Morgan stops by a college party to take it all in and talk to some of the kids. The first girl he speaks to says she likes to get really drunk at least four nights a week. We see the kids drinking upside down and getting rowdy, and they all admit there is no point in getting drinking if you donít get drunk.
Mom and daughter meet for lunch to discuss the events of the night before. After having a few of her own drinks, Michiel drunk-dialed Jessica to see what she was up to. Jessica and her friends were drinking some pre-party shots, but on the phone, she denied to her mother that she was drinking. I donít know why she bothered, because the next day at lunch she admits to getting wasted and having no idea how she got home. When Mom asks her if she blacks out frequently, she says yes, almost every time. The both agree that that is kind of scary, but nobody seems compelled to do anything about it.
Mom decides to step it up a notch and enlists the aid of her friend Dana. The two women hit the bars for a night on the town and party the night away. We see Michiel doing shot after shot, dancing on the bar, and puking in the car on her way home. She even has to call her husband when she gets home because she canít figure out how to get in the house. Her daughter isnít really around for any of this, so Iím not sure what the point is. Michiel says she wanted to learn about the kind of life her daughter is living, but the problem is, she canít remember any of it.
Time for a little drinking education:
In addition to an increase in alcohol-related sexual assaults and date-rape drugs, it appears that teenage drunk-driving is on the rise. In an effort to demonstrate the effects of alcohol on oneís driving abilities, Morgan makes himself the test subject and takes five shots of liquor before getting behind the wheel of a driving simulator. He navigates the course without incident for a moment, and then virtually wrecks into a truck that pulls out unexpectedly. Whatís odd about this whole episode is that it is hard to take seriously. Even though Morgan is trying to make a serious point, he is tipsy and somewhat jovial throughout the exercise. The officer that is administering the simulation exercise gives him a brethalyzer test and he scores a 0.107, well-above the 0.08 limit.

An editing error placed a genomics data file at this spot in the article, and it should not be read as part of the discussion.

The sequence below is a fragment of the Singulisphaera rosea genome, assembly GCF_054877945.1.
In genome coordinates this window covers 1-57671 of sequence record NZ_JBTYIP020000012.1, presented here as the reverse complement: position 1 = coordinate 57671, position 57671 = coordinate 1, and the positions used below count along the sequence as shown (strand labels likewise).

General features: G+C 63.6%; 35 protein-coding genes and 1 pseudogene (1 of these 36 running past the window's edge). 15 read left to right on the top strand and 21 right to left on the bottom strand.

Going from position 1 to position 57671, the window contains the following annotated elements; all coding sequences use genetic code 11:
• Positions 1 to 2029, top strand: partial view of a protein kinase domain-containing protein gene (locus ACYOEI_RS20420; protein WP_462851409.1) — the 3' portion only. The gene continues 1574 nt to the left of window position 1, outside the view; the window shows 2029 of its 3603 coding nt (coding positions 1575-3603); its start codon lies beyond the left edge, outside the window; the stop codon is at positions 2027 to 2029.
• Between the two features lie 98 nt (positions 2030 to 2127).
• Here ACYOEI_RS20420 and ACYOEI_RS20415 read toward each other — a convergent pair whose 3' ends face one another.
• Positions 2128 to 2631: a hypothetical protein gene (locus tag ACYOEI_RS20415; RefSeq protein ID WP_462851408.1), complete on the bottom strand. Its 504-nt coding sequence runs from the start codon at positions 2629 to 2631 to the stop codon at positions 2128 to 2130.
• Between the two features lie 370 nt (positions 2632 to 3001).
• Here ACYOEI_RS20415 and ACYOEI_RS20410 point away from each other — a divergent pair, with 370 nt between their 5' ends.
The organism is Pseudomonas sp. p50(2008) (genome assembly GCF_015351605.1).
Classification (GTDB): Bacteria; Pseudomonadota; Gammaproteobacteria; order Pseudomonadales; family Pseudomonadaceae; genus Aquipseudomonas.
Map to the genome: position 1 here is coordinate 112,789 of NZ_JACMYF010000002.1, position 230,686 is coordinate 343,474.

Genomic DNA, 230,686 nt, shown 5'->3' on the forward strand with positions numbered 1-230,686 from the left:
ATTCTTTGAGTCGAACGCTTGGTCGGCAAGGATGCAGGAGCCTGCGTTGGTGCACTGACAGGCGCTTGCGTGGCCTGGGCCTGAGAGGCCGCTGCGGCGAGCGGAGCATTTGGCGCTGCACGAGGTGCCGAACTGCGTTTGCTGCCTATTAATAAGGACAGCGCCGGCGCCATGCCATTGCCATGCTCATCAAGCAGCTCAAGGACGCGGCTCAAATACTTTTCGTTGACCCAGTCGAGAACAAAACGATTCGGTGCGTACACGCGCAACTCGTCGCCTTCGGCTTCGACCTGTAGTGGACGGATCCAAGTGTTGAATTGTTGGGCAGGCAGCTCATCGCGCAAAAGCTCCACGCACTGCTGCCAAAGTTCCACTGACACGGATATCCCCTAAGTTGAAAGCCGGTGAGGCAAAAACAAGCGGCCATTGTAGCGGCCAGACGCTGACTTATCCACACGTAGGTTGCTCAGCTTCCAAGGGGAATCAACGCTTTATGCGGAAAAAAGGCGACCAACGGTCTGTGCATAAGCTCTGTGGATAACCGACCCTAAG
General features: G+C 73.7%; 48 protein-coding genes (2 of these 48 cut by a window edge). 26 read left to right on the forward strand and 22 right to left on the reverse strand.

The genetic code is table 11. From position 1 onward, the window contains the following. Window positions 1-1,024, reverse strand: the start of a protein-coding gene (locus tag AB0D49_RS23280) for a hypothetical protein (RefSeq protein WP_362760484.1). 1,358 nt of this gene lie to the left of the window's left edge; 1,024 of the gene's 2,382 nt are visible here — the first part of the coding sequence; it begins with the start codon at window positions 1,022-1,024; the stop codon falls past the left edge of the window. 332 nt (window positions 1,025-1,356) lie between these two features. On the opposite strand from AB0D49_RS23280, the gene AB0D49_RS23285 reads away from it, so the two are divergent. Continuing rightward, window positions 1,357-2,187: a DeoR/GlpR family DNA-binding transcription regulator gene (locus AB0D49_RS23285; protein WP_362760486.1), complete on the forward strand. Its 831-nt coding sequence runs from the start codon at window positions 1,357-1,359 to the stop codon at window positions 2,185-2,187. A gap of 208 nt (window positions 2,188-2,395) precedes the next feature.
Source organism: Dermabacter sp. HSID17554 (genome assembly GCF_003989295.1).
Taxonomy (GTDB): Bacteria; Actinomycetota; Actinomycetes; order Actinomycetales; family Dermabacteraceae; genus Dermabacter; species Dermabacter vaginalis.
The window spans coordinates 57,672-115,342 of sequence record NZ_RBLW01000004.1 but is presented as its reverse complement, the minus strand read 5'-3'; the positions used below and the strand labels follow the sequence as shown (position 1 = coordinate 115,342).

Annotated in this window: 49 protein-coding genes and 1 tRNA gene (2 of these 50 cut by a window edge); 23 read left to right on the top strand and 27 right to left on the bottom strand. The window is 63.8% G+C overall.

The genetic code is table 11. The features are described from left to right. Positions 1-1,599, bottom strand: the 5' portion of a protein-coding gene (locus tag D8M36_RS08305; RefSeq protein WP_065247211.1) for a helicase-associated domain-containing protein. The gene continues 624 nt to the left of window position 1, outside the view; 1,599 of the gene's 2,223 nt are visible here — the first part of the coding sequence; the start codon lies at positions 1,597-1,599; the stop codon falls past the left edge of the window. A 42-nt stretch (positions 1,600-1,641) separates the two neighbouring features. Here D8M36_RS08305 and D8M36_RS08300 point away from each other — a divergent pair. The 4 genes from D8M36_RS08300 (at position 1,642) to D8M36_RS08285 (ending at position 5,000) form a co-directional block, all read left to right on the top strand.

We all know that drinking alcohol impairs oneís judgement, but Morgan informs us that alcohol consumption has also been linked to high blood pressure, diabetes, and liver disease. Even in moderation, drinking can cause sleep deprivation, anxiety, memory loss, and depression.
After waking up with a hangover for many days in a row, Michiel takes Jessica out for another mother-daughter lunch. She questions Jessica about what she did the night before, how she got home, etc. Ė but not in the concerned manner you might expect from a mother. She matter-of-factly asks her daughter if she isnít concerned about her blackouts and what could happen, like having a date-rape drug slipped into her drink. Jessica seems unfazed, claiming she is responsible and doesnít worry about that stuff, and answers a phone call in mid-conversation with her mom. It is clear she has little respect for Michiel, and honestly, Michiel does little to demand it. Jessica says it is to late for her mom to all of a sudden be telling her what to do, since she never talked to her about alcohol before. Michiel admits that perhaps she has not been strict enough and was wrong to not have established this dialogue earlier.